to better understand FA and develop meaningful therapies and eventually a cure for FA. I had found my home.

 

Over the last seven years, I have spent my time with FARA to spread awareness about FA, raise funds to support research, educate private industry partners and regulatory agencies, and most importantly, meet hundreds of inspiring FA patients and families who are now my good friends (we are FAmily). When I was first diagnosed, I thought I understood FA because I followed the core science, but I have been constantly humbled by how little I know and how much I still have to learn from others.

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Alex with his friends Matt and Viny at a local FARA fundraising event. Sadly Matt passed away in 2021 after a courageous 27 year battle with FA.

 

FAmily is Bigger than You

I learned my 2.5-year diagnosis journey was fast! Friends with FA can spend 4-6 years searching for answers (some of my friends spent decades!) and often end up with a misdiagnosis. With symptom onset and presentation varying from individual to individual, FA can present clinically like other hereditary ataxias (SCA's), cerebellar ataxias, multiple sclerosis, Charcot-Marie-Tooth, ataxia telangiectasia, etc. It's only with genetic testing that a FA diagnosis can be confirmed. Unfortunately, not all doctors or neurologists are aware of this testing and FA, as a rare disease, is not readily on their mind. I've found that a "successful" diagnosis really depends on the patient and/or families advocating for their own health and pushing for new testing approaches.

 

Unfortunately, there is a large element of luck in rare disease diagnosis; luck that you will connect with a physician knowledgeable about your condition, luck that you will have the funding to complete the proper testing, luck that you will stumble upon the right information summarizing your symptoms and leading you to pursue the pertinent diagnostic avenues. As I reflect on this FA Awareness Day, I consider myself a successful individual, still managing to pursue my passions and still full of ambition to continue my personal growth. Living with my FA diagnosis for nearly eight years, I have continued to maintain strength and coordination and to remain ambulatory. I live independently in my own house with my dog Mia who keeps me smiling even during the darkest days of FA. I work full-time, running operations for my family's manufacturing business, and continue to volunteer my time with FARA. Staying active, busy and informed have been critical therapies for my management of FA.


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Alex speaking to Food and Drug Administration (FDA) during the first Patient-Focused Drug Development meeting for FA

The future 

Currently there is a small-molecule therapy aimed at slowing the progression of FA under evaluation by the U.S. Food and Drug Administration. This could be the first approved treatment for FA, with clinical trials in protein replacement strategies, gene therapies, DNA transcription modifiers, and other approaches close behind. These successes did not happen overnight. I am humbled every day by the tireless commitment of the FARA team, all the FA scientists and researchers, and the entire FA community pulling together and pushing for progress.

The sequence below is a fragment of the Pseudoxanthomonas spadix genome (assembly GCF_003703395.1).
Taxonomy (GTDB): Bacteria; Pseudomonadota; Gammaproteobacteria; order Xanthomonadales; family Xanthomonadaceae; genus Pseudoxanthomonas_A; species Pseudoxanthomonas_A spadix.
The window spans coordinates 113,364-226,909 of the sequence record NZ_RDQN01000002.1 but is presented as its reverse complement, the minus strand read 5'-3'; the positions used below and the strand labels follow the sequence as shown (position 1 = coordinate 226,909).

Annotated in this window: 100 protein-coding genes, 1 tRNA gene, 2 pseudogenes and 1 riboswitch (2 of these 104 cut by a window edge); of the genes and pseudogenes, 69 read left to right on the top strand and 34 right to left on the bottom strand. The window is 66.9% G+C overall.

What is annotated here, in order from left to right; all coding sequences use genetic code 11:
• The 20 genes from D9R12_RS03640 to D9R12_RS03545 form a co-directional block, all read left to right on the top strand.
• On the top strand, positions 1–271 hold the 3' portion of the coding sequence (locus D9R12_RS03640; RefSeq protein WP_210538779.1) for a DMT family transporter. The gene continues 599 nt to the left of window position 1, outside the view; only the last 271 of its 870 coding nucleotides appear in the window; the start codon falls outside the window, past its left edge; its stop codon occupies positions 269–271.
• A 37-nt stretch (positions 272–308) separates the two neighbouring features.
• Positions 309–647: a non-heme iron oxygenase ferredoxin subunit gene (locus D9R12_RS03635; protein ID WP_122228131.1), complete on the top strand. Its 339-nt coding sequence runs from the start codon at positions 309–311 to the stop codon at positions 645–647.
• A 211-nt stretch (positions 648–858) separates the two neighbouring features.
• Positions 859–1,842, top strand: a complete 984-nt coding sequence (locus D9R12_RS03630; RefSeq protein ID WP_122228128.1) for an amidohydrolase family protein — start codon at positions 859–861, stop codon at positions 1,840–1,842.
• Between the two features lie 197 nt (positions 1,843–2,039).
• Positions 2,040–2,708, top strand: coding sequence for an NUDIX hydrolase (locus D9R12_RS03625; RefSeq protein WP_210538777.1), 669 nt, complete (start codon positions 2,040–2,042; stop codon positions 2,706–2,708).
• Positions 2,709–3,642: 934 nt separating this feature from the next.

Ron Bartek, President of FARA has a great saying that captures the collaborative effort of FA research:

"Acting alone there is little we can accomplish, acting together there is little we will not accomplish".

 

Today, I reflect on my journey. Being thrown into an unknown world, the world of rare diseases, is not a path that one chooses. It is not a path for the lighthearted, but a burden for the resilient, stubborn and courageous. It is a path full of some of the best humans I have had the honor to meet. There are days when I am confident that I'll beat this and return to the top of that mountain in New Hampshire. There are days I want to give up and tumble down the cliffs. But in the middle, there's me; an ambitious guy with his own dreams and aspirations. And yes, a little thing called FA getting in my way with everything I do. But I choose to keep moving forward because I believe that Together we WILL Cure FA!

 

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Alex and Kyle Bryant, FARA ride ATAXIA Founder & Director, riding their recumbent trikes in Valley Forge, PA

 

Kyle has a documentary available on YouTube about FA, watch “The Ataxian”


 

 

 

 

 

 

 

 

 

 

 

 

For more information on FA and FARA, please visit www.curefa.org 

 

Delivering life-changing answers 

People with genetic diseases wait an average of five years for a diagnosis. Congenica is working towards a future where diagnostic odysseys are shortened from years to days, helping to provide appropriate genomic information for more people, faster. Find out more about our work. 

 

Read our case studies